Betty Draper's Style
Betty Draper personifies the phrase "drop dead gorgeous;" she looks glamorous in everything from jockey attire to a pink negligee. Betty's beautiful floral print dresses and matching head bands, sophisticated hair styles, high waisted pants, fur coats, smart stilettos and crimson lips inspire even the wrinkliest couch potato with awe! This season Betty has been moving away from her signature floral print dresses toward slim, more conservative suits. Perhaps Betty is adapting to her new life as the wife of politician Henry Francis, or perhaps this new look represents a lady who is finally starting to find her independence. Regardless, we can't wait to see what new style surprises Betty's got up her sleeve this season. Betty has surprised everyone with sudden and unexplained changes. Her weight gain and dyed-black hair was her oddest of style choices. She was going for the Elizabeth Taylor-look and ended up resembling Henry's mother.
Don Draper's Style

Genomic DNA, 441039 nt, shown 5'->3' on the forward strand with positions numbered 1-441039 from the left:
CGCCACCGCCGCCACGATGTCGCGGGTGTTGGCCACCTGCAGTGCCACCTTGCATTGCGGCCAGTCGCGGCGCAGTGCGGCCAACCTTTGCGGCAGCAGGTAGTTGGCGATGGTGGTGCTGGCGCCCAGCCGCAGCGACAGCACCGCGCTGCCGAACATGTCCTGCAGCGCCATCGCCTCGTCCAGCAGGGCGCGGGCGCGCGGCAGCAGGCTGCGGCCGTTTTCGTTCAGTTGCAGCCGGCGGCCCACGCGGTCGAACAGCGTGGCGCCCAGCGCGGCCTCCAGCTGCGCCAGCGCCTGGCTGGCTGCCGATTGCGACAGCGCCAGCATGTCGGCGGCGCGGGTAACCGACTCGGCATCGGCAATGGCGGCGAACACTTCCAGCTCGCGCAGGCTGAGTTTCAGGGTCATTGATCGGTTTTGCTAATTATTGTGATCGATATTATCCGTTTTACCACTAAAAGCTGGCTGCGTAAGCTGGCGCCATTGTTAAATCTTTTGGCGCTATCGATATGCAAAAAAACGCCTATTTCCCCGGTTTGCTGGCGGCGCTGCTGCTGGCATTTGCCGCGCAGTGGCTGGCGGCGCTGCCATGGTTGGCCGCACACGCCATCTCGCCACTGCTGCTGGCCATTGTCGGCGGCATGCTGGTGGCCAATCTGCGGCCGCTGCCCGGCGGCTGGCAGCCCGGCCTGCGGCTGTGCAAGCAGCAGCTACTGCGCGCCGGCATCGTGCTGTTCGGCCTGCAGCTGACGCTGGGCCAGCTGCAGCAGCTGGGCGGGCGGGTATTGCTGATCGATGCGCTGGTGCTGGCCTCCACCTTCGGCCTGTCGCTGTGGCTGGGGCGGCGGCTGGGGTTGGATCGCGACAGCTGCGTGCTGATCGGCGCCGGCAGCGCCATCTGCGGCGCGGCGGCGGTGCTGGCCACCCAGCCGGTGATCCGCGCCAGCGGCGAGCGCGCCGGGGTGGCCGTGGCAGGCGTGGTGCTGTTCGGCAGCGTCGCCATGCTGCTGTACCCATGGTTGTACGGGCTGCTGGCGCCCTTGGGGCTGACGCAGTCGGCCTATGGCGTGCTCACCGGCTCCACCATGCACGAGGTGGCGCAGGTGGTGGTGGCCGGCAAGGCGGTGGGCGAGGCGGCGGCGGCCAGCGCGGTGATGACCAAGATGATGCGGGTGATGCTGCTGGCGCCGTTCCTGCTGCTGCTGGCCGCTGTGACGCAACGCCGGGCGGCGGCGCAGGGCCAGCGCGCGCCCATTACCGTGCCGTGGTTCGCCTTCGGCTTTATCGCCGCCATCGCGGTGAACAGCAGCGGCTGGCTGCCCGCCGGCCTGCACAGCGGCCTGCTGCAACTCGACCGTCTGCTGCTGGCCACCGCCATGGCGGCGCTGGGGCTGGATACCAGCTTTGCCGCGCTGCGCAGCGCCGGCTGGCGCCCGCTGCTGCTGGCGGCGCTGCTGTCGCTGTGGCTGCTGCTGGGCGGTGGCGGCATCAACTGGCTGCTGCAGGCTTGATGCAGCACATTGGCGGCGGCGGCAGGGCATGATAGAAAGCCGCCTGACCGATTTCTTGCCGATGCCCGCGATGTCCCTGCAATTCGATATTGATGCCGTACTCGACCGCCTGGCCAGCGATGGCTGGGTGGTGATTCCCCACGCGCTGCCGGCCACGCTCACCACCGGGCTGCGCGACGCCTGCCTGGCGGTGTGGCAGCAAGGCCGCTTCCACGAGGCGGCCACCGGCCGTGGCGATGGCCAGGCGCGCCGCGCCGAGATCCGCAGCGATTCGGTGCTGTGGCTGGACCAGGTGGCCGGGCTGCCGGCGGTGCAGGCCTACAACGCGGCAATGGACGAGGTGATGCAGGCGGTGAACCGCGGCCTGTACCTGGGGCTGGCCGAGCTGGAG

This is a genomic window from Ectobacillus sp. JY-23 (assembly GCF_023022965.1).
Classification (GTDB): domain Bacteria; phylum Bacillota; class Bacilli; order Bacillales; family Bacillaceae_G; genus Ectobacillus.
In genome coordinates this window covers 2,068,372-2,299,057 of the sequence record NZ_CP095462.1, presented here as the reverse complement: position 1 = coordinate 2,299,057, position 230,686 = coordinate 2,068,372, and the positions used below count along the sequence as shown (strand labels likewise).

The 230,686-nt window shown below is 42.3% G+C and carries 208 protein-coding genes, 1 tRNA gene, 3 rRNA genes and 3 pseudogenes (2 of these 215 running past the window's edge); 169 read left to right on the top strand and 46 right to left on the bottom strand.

Don Draper's style is sharp, suave, and subtly powerful. The collar of his crisp white dress shirt stands at attention, his suit is slim cut, his tie saber-straight. Don generally sticks to a monochromatic color-scheme--he doesn't need color to make a splash. Don is suffering some personal turmoil this season, and his slightly rumpled wardrobe reflects his inner chaos and new bachelor lifestyle. We hate to say it, but Betty was Don's most stylish accessory; without her he's a bit lackluster. Of all the characters, Don is the least to change throughout the decade of the 1960's. His basic grey or blue suit, white shirt, dark tie and hat remain even toward the end of the decade when such a look was in decline. Don transcends fashion; he is iconic.